The thing is that every product should have at least that one little feature that makes it differ from its analogs, that unique selling point or peculiarity making it better than other products. And it must be stated somewhere in the text, period. Therefore, when writing your product description, try answering the questions of “what makes this thing so special” and “how can the customer benefit from buying it”.

Take a look at the description of the Nude Matte Eyeshadow on the official NYX Cosmetics website. Among the highlights of the text are the strong points that include the number of shades to select from, that the product is easy to blend, and that it has plenty of pigment.

product bring

Rule 3: Is your text catchy?

There’s no denying that texts should ideally be able to catch the reader’s attention. According to CopywriteMatters, there are more than 60 power words that can help you sell. Some of these include “imagine”, “because”, “proven”, and “only”.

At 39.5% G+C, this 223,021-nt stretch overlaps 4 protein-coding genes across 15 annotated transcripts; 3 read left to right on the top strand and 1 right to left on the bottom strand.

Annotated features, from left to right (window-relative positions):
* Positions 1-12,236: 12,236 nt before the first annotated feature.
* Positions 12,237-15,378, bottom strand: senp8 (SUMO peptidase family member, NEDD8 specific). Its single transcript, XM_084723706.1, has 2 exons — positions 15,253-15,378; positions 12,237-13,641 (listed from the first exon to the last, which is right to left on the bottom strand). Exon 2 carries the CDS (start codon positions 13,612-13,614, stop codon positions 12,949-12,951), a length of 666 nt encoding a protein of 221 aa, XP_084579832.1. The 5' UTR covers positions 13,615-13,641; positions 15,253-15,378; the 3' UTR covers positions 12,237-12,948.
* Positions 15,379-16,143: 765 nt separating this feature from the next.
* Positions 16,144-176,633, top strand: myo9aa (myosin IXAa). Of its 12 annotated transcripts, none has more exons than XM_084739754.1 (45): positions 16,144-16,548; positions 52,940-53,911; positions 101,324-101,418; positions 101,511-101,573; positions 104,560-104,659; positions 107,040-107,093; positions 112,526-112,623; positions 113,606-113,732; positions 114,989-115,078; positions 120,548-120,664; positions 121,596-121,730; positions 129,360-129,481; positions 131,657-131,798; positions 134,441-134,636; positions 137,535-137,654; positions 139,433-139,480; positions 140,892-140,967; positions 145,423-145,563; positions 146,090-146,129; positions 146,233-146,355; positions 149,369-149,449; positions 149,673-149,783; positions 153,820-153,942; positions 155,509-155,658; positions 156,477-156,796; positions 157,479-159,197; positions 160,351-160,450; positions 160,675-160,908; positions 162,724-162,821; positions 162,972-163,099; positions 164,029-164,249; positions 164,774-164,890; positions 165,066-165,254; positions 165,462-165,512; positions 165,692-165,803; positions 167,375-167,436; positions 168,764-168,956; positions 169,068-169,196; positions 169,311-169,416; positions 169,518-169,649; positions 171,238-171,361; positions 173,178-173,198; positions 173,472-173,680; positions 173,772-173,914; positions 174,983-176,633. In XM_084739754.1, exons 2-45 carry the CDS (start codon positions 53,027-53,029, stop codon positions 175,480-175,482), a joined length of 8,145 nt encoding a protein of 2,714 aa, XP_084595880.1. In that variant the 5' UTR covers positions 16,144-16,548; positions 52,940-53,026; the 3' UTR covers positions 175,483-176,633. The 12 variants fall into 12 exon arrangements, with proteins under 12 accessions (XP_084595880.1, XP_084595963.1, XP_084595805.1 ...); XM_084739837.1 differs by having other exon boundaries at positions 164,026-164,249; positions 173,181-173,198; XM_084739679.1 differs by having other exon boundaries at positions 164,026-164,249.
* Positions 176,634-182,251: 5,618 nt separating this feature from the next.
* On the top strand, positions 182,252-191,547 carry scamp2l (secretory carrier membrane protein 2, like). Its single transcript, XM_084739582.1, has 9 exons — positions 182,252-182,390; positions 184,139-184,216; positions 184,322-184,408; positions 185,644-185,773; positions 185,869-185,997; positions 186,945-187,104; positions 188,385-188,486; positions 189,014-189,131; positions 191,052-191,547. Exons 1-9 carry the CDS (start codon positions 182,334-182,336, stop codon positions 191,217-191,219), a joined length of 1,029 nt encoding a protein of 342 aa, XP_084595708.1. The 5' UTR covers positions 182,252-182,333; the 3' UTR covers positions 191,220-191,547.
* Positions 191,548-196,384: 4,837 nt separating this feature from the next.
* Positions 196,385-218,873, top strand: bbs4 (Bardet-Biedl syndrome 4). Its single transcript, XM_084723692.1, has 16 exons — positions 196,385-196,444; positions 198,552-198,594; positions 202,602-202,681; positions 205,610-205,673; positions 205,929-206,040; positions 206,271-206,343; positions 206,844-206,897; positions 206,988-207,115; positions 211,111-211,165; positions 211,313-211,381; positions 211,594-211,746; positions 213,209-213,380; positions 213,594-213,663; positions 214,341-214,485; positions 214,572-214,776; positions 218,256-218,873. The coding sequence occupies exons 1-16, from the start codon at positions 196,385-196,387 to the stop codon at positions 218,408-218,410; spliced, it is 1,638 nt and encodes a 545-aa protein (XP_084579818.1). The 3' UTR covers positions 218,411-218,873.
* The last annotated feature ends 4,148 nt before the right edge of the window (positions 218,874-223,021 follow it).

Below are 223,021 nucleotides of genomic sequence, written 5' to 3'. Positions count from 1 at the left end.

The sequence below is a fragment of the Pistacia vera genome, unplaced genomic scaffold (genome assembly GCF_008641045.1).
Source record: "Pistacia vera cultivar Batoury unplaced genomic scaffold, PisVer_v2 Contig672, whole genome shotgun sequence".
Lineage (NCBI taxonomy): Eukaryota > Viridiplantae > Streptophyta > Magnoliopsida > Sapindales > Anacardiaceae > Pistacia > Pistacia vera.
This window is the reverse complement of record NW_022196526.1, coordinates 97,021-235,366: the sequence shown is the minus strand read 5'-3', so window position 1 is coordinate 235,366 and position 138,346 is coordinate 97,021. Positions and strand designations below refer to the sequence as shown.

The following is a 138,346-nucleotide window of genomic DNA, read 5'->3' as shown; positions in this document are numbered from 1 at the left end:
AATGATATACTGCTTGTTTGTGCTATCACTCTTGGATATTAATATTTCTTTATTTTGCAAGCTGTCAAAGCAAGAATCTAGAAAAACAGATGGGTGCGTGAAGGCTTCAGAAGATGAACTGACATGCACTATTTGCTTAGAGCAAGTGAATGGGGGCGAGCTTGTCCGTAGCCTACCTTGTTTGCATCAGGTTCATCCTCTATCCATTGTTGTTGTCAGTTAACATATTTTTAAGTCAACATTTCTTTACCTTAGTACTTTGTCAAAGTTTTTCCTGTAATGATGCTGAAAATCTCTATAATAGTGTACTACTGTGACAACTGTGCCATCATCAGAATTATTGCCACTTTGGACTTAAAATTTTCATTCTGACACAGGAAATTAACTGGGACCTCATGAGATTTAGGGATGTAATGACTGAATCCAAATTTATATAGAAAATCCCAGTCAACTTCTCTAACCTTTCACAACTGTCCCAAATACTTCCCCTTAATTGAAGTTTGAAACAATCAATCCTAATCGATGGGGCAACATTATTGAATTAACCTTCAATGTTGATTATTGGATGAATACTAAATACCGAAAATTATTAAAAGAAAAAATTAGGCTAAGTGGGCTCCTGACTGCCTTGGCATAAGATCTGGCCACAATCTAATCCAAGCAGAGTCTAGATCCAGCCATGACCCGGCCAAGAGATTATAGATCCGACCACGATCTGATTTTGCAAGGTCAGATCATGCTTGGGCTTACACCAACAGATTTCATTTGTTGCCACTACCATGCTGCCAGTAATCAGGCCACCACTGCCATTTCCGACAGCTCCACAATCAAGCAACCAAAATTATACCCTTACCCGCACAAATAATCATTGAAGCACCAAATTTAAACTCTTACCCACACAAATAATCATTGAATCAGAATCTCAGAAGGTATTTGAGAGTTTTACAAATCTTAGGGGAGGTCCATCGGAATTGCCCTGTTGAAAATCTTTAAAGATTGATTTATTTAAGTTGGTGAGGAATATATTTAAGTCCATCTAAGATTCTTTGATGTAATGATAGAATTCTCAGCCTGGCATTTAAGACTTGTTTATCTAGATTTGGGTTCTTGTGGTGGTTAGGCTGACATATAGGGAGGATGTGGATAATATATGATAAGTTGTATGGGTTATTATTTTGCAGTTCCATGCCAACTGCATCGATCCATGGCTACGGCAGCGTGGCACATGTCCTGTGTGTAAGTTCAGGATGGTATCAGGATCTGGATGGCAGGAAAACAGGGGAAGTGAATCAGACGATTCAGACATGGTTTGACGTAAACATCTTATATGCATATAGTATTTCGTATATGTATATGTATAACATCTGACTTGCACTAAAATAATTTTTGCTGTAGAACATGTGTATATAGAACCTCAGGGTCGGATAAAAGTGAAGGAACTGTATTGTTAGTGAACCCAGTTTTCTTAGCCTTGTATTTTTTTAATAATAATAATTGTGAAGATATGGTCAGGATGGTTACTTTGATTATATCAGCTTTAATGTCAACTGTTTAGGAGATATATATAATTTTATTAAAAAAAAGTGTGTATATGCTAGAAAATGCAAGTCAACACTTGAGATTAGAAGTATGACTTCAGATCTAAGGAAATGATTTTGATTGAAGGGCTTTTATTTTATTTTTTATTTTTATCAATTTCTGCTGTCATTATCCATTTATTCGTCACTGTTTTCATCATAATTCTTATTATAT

Wordplay also plays a special role in the matter. Here’s how the official Mothercare website in the sweetest way describes children’s pajamas with a lion print to parents who are shopping for clothes for their kids. They use such wordplay as “Your little cub”, “ROARsome styles”, and “comfort for every safari dream”.

ROARsome styles

Rule 4: Are you writing too much?

There has to be a balance of some kind here. Excessive weighty descriptions might not be needed if the item is more or less self-explanatory. Similarly, if the product that’s on sale is non-standard, then it makes sense to give a little extra information about it (what it is, how it’s used, etc).

Long texts have another downside: ask yourself: